How we rate: our writers tend to review music they like within their preferred genres.
Great chefs can make a delicious meal out of just a handful of ingredients. So can great musicians. A simple omelet prepared from happy free range chicken eggs, plus some freshly plucked basil can set the palate reeling. For a jazz chef like saxophonist Jonathan Moritz
, and just some sketch recipes in which the trio can mix, mash, mince, and marinate.
Secret Tempo opens with the unadorned "Medium," followed by "Fast" and, as suspected, "Ballad." His stock titles hint at the non-proprietary nature of his compositions, meaning he allows his talent, and that of Dulberger and Pride to flesh out each piece. Thus, the secret tempo of each track is the journey the trio chooses to travel. Give Moritz lemons, but don't expect lemonade. He begins "Fast" with a traditional 4/4 tempo, then slices and dices time into a blender of sound. Pride, a veteran improviser in his own bands Bacteria To Boys and Drummer's Corpse, and as partner with inventive players like Jon Irabagon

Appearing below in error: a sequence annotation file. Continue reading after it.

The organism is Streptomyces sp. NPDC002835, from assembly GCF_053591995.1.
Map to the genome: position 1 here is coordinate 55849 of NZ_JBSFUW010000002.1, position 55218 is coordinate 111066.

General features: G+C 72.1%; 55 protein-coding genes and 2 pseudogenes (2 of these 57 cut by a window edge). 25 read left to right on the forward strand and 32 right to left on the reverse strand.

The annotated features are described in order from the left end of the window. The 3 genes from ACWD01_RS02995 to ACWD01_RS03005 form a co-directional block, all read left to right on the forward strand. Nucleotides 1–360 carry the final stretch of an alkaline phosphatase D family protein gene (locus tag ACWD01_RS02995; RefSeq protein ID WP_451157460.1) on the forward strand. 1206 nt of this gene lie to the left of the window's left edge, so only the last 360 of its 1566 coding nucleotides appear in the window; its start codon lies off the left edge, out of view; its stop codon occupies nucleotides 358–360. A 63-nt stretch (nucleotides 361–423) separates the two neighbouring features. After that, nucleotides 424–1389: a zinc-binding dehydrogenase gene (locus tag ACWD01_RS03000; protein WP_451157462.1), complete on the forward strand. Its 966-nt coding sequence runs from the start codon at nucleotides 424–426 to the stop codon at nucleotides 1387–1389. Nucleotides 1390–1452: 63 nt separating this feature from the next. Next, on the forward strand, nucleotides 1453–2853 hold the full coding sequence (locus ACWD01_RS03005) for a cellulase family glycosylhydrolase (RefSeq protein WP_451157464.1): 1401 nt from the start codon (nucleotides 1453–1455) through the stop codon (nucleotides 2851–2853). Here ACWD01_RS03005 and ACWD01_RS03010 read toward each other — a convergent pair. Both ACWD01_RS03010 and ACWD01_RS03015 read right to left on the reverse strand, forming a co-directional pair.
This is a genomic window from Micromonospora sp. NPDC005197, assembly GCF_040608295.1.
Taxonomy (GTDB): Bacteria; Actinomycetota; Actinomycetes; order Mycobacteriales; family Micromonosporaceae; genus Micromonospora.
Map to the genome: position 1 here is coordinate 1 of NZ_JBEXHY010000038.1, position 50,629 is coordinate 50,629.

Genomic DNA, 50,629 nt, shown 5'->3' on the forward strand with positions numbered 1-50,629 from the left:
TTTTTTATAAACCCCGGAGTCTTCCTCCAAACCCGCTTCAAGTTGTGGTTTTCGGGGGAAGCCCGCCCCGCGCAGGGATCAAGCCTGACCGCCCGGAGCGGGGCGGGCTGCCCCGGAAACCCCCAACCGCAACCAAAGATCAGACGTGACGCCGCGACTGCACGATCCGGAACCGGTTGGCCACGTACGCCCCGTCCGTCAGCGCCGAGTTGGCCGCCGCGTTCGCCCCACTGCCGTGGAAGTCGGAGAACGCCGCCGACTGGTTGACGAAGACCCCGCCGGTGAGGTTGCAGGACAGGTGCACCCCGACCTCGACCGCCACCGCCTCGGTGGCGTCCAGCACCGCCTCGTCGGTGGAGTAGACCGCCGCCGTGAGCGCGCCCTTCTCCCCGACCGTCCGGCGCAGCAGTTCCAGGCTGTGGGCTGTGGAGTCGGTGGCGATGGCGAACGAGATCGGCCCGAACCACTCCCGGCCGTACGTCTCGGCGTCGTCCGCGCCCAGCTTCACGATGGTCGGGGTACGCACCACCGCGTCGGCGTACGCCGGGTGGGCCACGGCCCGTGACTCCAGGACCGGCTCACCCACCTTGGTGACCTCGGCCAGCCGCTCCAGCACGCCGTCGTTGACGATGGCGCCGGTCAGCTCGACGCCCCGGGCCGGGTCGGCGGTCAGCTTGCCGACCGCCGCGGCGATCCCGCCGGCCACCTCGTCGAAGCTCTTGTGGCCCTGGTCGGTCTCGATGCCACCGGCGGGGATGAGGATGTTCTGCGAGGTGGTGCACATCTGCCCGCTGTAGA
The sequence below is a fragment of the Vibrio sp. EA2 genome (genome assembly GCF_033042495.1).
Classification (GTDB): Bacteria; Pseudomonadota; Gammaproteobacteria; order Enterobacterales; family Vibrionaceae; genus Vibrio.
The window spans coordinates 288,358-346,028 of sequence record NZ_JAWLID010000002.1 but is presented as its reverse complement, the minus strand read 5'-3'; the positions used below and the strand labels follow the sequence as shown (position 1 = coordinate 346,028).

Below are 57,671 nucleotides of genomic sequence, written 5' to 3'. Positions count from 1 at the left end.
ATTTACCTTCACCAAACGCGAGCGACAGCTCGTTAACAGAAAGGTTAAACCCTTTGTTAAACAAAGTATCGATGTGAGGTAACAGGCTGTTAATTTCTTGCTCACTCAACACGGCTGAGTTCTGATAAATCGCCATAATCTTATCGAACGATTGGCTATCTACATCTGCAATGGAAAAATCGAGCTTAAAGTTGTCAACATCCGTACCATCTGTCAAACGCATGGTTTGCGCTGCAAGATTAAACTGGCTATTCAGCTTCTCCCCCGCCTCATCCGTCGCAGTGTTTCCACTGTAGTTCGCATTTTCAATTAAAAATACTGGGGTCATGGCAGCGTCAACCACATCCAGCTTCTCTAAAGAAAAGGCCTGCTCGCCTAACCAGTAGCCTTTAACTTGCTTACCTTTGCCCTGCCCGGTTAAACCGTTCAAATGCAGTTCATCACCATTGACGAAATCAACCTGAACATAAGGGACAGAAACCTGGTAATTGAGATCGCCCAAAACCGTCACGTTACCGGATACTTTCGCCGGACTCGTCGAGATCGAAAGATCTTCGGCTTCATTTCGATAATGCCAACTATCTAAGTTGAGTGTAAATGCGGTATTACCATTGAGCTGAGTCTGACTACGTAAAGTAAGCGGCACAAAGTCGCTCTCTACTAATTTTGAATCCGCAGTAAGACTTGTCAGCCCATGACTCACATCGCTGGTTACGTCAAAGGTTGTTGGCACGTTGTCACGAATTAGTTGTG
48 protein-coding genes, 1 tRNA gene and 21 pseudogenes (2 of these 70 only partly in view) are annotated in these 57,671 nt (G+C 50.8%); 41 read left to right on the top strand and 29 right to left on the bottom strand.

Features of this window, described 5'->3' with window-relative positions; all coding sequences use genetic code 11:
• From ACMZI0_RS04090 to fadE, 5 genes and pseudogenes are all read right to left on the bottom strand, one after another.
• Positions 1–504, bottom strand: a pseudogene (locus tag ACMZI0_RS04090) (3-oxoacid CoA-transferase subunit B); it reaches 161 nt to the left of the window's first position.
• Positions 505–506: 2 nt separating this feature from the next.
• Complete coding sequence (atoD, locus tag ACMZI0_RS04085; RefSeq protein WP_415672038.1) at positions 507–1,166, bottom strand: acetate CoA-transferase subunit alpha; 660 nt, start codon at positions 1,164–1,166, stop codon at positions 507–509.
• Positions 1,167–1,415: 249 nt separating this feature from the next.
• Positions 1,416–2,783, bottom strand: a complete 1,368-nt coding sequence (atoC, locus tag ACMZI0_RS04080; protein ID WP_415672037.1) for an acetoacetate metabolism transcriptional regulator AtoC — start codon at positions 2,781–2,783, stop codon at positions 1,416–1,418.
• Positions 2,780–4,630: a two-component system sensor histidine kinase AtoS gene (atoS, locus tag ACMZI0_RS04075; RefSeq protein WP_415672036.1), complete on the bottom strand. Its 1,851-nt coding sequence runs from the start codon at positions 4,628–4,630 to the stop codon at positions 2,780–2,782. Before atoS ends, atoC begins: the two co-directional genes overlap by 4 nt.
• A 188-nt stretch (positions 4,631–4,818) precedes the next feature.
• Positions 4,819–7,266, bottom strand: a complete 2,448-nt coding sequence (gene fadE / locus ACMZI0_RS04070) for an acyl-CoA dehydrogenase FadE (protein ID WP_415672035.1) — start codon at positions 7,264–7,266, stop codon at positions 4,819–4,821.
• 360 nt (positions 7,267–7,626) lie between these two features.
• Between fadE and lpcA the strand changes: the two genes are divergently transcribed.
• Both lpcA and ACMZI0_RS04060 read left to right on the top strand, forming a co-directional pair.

-speak, as Dulberger kneads a bass line, flouring it with colossal notes.
The bassist features on "Harmony," using swirling bowed notes as Pride plays a blasé swing and Mortiz mines some bluesy notes. The anything-can-happen nature of this recording suggests that this trio will give a new and interesting performance of these pieces every time they play. The culmination of the session is certainly "7779," a beyond-jazz piece that relies on a repeated bass motif and infectious rhythm that opens the music into a cathartic (almost rocked out) sound. The piece completes the album as if all the ingredients have been combined, and are now ready to serve.